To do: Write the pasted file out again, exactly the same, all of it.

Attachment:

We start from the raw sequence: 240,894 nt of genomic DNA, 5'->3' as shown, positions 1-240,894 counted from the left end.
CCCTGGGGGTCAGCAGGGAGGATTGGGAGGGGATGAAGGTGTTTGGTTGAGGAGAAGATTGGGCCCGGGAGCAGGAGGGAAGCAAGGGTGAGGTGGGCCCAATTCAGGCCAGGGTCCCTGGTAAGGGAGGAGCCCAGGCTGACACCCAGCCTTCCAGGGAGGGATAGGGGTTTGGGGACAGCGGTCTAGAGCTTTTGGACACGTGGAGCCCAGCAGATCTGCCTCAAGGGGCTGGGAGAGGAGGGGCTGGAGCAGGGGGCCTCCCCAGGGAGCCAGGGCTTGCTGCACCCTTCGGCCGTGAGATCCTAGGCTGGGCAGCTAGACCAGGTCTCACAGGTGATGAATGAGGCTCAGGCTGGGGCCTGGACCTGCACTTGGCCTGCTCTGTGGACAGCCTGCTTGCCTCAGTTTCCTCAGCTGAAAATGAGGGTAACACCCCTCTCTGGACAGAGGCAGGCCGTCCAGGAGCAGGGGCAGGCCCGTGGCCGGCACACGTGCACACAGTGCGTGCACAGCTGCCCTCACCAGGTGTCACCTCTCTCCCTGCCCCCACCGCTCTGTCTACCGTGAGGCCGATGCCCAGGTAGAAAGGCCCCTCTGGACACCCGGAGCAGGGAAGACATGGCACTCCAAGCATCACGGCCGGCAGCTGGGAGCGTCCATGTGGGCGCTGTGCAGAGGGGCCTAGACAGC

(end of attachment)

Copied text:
We start from the raw sequence: 240,894 nt of genomic DNA, 5'->3' as shown, positions 1-240,894 counted from the left end.
CCCTGGGGGTCAGCAGGGAGGATTGGGAGGGGATGAAGGTGTTTGGTTGAGGAGAAGATTGGGCCCGGGAGCAGGAGGGAAGCAAGGGTGAGGTGGGCCCAATTCAGGCCAGGGTCCCTGGTAAGGGAGGAGCCCAGGCTGACACCCAGCCTTCCAGGGAGGGATAGGGGTTTGGGGACAGCGGTCTAGAGCTTTTGGACACGTGGAGCCCAGCAGATCTGCCTCAAGGGGCTGGGAGAGGAGGGGCTGGAGCAGGGGGCCTCCCCAGGGAGCCAGGGCTTGCTGCACCCTTCGGCCGTGAGATCCTAGGCTGGGCAGCTAGACCAGGTCTCACAGGTGATGAATGAGGCTCAGGCTGGGGCCTGGACCTGCACTTGGCCTGCTCTGTGGACAGCCTGCTTGCCTCAGTTTCCTCAGCTGAAAATGAGGGTAACACCCCTCTCTGGACAGAGGCAGGCCGTCCAGGAGCAGGGGCAGGCCCGTGGCCGGCACACGTGCACACAGTGCGTGCACAGCTGCCCTCACCAGGTGTCACCTCTCTCCCTGCCCCCACCGCTCTGTCTACCGTGAGGCCGATGCCCAGGTAGAAAGGCCCCTCTGGACACCCGGAGCAGGGAAGACATGGCACTCCAAGCATCACGGCCGGCAGCTGGGAGCGTCCATGTGGGCGCTGTGCAGAGGGGCCTAGACAGC